Aquil H. Abdullah won four letters in men’s rowing at GW from 1992-96 and in 2004 became the first African American man on the United States Olympic rowing team. Ironically, he missed qualifying for the 2000 Summer Olympics at Sydney by a fraction of a second (.33 of a second–or just seven feet). But he persisted and four years later, his first-place finish in the Olympic Trials’ double sculls competition secured him a spot on the 2004 U.S. Olympic Team in Athens, Greece.
After losing in the 2000 Olympic Trials, Abdullah considered retiring from the sport. Instead, he resumed training, competed again and won the elite Diamond Sculls race at the prestigious Henley Royal Regatta at Henley-on-the Thames in London in 2000, the first African American man to do so. He also co-authored a book, `Perfect Balance’, with Chris Ingraham, which concentrated on his quest to make the national team and his disappointment of narrowly missing it.
Abdullah, the second men’s rower elected to the University’s Athletic Hall of Fame, came to GW from nearby Wilson High School in Northwest Washington after starring as a 6-foot-1, 185-pound wide receiver on the Wilson football team. But he had started rowing as a high school senior and in 1992 accepted a rowing scholarship at George Washington where he majored in physics.
Born in Washington, D.C., and a member of D.C.’s Potomac Boat Club as well as the Cambridge (Mass.) Boat Club, Abdullah now resides in Boston, Mass., where he is a software engineer and plays a `mean saxophone’.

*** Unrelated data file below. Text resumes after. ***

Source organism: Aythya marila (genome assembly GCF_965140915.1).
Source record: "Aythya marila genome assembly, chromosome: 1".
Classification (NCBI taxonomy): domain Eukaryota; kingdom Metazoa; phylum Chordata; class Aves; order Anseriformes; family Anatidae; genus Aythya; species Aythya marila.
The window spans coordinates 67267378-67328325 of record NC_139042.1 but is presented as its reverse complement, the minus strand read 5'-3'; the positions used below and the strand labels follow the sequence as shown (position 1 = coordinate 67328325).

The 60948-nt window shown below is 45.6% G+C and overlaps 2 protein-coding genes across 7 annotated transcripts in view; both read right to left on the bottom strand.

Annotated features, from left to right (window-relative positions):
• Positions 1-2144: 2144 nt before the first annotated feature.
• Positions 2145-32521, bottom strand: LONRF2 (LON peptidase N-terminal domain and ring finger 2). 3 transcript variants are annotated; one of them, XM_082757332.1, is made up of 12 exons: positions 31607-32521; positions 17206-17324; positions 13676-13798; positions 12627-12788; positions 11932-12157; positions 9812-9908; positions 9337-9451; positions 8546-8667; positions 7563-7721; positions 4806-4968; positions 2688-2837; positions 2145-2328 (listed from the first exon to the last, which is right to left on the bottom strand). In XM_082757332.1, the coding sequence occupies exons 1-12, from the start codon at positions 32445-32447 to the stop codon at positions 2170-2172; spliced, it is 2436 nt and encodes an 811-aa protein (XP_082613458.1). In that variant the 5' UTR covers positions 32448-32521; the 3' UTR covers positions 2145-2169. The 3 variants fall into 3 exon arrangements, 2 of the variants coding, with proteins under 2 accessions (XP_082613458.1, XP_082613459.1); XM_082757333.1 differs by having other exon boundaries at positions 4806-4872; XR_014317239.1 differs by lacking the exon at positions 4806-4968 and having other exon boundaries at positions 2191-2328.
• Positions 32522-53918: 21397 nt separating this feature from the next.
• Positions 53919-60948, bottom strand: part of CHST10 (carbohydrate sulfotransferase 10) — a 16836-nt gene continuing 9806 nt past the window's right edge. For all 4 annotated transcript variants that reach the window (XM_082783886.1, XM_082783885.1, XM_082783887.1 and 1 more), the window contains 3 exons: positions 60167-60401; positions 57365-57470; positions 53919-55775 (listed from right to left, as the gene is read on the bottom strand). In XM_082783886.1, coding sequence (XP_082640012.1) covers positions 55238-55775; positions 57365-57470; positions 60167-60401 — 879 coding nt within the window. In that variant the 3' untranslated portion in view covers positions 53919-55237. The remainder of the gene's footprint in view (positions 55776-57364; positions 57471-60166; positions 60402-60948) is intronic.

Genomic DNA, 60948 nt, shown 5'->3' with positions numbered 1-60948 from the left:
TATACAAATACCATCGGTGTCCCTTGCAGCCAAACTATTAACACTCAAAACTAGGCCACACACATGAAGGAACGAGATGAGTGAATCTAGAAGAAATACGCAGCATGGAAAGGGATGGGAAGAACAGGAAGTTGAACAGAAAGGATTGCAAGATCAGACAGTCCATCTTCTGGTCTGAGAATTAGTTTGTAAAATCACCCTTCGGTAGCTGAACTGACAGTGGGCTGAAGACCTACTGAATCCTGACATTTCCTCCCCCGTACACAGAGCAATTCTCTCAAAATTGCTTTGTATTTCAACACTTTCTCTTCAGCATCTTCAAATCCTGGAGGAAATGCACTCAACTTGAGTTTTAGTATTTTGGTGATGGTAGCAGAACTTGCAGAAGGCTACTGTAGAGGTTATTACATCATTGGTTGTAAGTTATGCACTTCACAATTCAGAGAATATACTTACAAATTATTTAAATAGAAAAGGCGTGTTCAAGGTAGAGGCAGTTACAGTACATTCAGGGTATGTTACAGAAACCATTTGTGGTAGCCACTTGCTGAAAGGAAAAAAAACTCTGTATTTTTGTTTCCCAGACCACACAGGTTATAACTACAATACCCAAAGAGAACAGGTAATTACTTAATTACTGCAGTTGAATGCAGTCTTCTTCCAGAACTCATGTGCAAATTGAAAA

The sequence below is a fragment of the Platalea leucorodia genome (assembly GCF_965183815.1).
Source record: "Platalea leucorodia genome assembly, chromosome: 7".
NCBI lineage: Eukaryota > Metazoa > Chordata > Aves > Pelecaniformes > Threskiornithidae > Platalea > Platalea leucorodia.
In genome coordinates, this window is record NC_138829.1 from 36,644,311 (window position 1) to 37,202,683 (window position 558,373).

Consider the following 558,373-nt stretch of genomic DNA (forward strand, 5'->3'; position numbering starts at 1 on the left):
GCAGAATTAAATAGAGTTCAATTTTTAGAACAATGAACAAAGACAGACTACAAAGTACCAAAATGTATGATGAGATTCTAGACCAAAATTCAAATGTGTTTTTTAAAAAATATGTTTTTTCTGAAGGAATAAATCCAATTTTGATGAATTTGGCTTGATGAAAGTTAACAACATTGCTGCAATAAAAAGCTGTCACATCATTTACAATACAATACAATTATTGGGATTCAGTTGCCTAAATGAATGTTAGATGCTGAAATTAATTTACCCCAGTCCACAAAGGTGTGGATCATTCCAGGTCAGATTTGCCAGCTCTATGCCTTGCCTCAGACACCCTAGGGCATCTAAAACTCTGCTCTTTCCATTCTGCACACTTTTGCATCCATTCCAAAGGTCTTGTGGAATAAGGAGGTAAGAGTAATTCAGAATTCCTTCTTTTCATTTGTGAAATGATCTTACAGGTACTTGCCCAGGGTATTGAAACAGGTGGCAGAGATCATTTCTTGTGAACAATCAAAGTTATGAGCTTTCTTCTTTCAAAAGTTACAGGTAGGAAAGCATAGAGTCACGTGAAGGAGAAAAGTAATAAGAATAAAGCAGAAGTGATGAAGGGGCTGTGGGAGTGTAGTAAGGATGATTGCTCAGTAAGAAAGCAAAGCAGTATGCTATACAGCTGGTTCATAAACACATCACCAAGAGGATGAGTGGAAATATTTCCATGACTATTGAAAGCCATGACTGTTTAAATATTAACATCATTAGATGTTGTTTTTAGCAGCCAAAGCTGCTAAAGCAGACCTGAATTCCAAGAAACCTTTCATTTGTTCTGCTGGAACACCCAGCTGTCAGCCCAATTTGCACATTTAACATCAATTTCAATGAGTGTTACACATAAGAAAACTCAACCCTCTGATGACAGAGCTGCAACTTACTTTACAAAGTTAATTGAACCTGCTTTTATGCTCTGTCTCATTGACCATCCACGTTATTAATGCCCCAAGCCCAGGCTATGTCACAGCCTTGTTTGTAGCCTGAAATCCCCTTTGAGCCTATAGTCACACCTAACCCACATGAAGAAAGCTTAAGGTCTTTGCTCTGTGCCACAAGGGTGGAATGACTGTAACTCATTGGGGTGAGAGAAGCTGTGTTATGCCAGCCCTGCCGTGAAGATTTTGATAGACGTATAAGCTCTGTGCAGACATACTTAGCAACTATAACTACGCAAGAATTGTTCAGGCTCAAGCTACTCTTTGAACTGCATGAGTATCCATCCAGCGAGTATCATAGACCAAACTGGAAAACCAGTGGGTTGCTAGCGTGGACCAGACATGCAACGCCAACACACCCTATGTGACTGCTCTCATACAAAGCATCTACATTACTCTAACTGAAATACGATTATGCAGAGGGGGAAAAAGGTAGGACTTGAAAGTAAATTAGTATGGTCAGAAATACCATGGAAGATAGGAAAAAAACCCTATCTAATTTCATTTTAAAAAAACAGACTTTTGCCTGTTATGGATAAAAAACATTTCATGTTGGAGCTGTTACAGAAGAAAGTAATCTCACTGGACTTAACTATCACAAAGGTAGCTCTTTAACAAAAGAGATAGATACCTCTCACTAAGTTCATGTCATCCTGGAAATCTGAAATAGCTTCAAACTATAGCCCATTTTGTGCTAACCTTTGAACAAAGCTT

GW Hall of Fame Page
Linda S. Miller was a two-year Colonials letter winner in women’s rowing in 1993 and ’94 after transferring to GW from Boston University. Her efforts helped to elevate the women’s program. Miller, elected captain as a senior by her teammates, was a member of the GW Varsity 8 that won the Southern Intercollegiate Rowing Association (SIRA) Regatta. She also won a bronze medal at the Champion International Regatta (now the ECAC League Championship).
For the next six years, Miller trained full-time for the U.S. National Team (’94-2000) in an effort to pursue her dream of becoming an Olympic athlete. During that time, she was a member of the national team at the 1997, ’98 and ’99 World Rowing Championships. She won a bronze medal in the women’s pair at the 1998 World Championships at Cologne, Germany and a silver medal in the women’s eight at the ’99 World Championships in St. Catharine’s, Canada.
In 2000, Miller became GW’s third women’s rowing Olympian when she earned a seat in the U.S. women’s eight at Sydney, Australia. Racing in the premier event six years after concluding her GW rowing career, Miller helped the U.S. to a sixth place finish.
A native Washingtonian and a member of the Potomac Boat Club, Miller, is a graduate of T.C. Williams High School in Alexandria, Va. Married to Martin Lowenfish, she and her husband live in Washington, have one son, Luke. Earning a Master of Public Policy at GW in 2005, she is now a policy analyst at the U.S. Government Accountability Office (GAO).
GW Hall of Fame Page